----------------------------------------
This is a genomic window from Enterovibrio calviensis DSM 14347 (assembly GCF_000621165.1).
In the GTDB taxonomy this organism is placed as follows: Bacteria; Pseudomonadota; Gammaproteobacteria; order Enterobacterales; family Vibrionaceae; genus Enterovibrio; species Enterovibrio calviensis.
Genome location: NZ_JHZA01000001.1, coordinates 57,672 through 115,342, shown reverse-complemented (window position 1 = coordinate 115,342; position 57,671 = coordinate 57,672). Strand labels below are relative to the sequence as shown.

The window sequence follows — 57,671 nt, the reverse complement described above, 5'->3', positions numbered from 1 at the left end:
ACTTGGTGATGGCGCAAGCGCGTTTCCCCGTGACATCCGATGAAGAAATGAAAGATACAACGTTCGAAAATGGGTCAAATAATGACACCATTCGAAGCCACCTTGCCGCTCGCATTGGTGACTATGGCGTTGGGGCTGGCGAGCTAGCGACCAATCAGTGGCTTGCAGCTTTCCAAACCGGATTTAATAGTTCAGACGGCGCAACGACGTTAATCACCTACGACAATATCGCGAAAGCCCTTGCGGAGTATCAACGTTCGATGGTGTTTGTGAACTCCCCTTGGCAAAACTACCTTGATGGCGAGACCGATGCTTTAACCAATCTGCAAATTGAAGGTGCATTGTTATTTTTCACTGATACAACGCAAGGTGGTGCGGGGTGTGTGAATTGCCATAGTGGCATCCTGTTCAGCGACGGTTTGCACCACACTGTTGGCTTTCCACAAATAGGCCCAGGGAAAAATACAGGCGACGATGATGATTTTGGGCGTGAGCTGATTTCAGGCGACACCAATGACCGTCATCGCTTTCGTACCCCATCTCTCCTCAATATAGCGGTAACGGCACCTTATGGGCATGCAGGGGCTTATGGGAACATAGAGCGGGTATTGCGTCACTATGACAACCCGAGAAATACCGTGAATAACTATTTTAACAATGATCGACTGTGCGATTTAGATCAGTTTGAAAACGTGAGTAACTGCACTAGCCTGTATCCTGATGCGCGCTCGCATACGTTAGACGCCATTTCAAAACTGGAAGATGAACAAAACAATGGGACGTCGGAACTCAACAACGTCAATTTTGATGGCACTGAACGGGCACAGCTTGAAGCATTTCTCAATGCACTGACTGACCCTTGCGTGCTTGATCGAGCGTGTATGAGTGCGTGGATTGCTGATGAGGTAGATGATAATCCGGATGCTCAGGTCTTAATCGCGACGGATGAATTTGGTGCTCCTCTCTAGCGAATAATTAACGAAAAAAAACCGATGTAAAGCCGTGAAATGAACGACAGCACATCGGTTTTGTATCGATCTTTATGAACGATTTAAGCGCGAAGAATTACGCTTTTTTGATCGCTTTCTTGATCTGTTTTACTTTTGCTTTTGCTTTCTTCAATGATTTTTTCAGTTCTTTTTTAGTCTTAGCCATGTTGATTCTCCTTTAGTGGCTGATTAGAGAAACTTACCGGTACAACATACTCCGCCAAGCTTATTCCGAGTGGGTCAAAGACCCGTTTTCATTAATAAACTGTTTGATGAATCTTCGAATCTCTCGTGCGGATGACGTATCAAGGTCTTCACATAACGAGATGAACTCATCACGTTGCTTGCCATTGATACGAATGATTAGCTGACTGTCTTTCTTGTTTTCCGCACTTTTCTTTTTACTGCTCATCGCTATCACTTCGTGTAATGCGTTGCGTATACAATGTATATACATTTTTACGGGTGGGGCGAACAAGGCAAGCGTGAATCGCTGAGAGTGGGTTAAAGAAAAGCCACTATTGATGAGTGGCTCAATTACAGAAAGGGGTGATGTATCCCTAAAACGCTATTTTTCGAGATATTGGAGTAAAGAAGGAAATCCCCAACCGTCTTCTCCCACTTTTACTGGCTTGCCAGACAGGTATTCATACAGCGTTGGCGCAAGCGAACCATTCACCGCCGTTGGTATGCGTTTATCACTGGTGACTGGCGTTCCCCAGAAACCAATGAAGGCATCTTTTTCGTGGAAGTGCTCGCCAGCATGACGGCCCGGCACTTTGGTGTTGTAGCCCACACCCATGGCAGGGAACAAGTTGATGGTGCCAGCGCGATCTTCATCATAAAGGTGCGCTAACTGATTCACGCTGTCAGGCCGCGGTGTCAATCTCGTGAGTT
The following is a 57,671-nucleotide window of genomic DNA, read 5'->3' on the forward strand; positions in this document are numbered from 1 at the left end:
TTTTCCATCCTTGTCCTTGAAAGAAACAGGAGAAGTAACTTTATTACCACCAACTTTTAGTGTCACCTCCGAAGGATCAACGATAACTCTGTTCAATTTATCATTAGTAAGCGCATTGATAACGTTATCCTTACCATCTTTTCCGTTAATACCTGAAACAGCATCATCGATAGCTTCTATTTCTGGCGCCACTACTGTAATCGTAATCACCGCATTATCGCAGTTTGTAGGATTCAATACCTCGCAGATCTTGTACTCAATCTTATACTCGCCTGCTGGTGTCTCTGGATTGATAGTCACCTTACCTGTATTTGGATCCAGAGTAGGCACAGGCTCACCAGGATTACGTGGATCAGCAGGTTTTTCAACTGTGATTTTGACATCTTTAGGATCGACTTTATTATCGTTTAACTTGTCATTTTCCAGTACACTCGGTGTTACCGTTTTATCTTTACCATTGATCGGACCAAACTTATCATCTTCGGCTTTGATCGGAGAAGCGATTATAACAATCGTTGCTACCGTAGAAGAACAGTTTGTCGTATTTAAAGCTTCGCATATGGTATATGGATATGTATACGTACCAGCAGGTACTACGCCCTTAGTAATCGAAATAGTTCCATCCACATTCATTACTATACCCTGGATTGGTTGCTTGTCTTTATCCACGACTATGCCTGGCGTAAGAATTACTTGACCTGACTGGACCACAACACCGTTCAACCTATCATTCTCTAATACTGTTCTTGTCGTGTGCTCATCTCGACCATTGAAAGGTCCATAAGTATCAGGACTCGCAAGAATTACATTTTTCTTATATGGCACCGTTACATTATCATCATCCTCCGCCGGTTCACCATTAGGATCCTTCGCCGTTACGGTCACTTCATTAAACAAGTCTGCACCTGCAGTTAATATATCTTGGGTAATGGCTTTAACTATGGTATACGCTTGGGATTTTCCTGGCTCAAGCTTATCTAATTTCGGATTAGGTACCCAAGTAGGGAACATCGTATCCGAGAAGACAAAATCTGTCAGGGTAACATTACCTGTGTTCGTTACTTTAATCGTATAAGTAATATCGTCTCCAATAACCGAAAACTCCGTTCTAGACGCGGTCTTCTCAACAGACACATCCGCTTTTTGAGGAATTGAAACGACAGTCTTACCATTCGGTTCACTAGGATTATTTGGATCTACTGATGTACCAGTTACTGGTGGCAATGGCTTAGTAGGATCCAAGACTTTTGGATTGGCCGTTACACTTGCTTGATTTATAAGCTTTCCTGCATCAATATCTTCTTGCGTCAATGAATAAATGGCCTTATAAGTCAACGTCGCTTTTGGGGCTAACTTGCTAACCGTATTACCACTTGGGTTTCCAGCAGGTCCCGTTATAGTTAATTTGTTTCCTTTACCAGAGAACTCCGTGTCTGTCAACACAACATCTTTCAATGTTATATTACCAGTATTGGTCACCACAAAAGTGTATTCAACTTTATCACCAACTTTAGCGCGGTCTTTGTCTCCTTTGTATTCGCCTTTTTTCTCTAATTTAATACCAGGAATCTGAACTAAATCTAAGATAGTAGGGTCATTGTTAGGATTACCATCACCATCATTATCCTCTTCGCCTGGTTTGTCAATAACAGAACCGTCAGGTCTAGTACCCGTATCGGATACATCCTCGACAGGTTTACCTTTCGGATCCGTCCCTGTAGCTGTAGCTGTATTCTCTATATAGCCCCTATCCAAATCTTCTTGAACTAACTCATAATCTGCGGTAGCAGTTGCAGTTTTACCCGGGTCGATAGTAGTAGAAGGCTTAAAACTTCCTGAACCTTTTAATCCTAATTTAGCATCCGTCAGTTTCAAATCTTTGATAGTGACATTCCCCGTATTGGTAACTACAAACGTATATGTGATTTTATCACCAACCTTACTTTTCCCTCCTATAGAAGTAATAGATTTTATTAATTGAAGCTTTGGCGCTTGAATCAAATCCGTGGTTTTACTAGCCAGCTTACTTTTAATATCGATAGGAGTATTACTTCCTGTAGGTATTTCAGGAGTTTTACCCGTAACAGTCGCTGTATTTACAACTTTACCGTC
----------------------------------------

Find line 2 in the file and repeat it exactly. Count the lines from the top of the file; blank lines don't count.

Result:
In the GTDB taxonomy this organism is placed as follows: Bacteria; Pseudomonadota; Gammaproteobacteria; order Enterobacterales; family Vibrionaceae; genus Enterovibrio; species Enterovibrio calviensis.